Steven Walters
The State of Politics

Robin Vos The Mythbuster

Report he commissioned punctures “myths” offered by Walker, GOP, against more highway spending.

By - Nov 28th, 2016 01:16 pm
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Robin Vos The Mythbuster

Robin Vos The Mythbuster

The cable TV show MythBusters may have ended eight months ago, but Assembly Speaker Robin Vos has created his own version of the popular show.

Vos gave Capitol reporters a 27-page copy of a report, “No Easy Answers,” that he says debunks the “myth” – held by Republican Gov. Scott Walker and others – that Wisconsin has no need to raise transportation fees or taxes to fix a critical funding problem.

Vos did not use the non-partisan Legislative Fiscal Bureau to create this report, as it also was used politically: he gave it to Assembly Republicans who sought re-election in November. Nor has the author been divulged. But it’s packed with information.

The report’s introduction says: “Everyone agrees that we need to find real, sustainable solutions that will allow us to build and maintain the infrastructure that moves Wisconsin people and products around, but that’s where the agreement ends.”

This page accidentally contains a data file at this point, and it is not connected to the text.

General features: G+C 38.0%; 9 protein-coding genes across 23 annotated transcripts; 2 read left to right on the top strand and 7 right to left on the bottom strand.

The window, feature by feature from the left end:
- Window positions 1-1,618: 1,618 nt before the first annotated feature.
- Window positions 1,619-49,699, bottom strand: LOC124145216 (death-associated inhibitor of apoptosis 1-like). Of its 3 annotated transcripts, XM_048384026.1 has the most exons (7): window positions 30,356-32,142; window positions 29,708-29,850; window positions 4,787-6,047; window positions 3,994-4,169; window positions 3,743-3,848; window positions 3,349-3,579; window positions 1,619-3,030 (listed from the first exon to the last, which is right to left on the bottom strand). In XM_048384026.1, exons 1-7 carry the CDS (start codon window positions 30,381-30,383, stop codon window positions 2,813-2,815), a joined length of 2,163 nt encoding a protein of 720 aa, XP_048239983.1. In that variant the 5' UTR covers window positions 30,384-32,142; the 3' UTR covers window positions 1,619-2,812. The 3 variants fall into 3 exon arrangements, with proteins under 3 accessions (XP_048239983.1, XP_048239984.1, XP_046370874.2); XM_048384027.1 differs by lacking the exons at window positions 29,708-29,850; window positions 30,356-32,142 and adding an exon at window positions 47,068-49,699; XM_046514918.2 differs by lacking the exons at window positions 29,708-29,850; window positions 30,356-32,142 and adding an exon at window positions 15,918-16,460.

Vos insists that “No Easy Answers” factually counters these common highway-funding myths.

Myth No. 1: State highways are “not in bad shape.”

Fact: The U.S. Department of Transportation ranked state highways 47th nationally, with 71% of them “poor of mediocre.” The Wisconsin Taxpayer Alliance gave state highways an overall D grade. And, a special state panel created to look at the funding problem warned that, without new revenues, the percentage of state roads rated “poor or worse” will double from 20 percent in 2014 to 42 percent by 2023.

Myth No. 2: Let’s just “fix what we have,” and not build new state roads.

Fact: About 85 percent of state spending now goes to maintain state roads, and only about 15 percent to expand them.

Myth No. 3: State transportation tax collections have “never been higher.”

Fact: Transportation taxes have been relatively flat for five years, ranging from $1.71 billion in 2009-10 to $1.84 billion in 2013-14. That 7% increase in revenues is much less than inflation in the road-building industry, according to “No Easy Answers.”

Myth No. 4: With low interest rates, we should borrow more to maintain and build highways.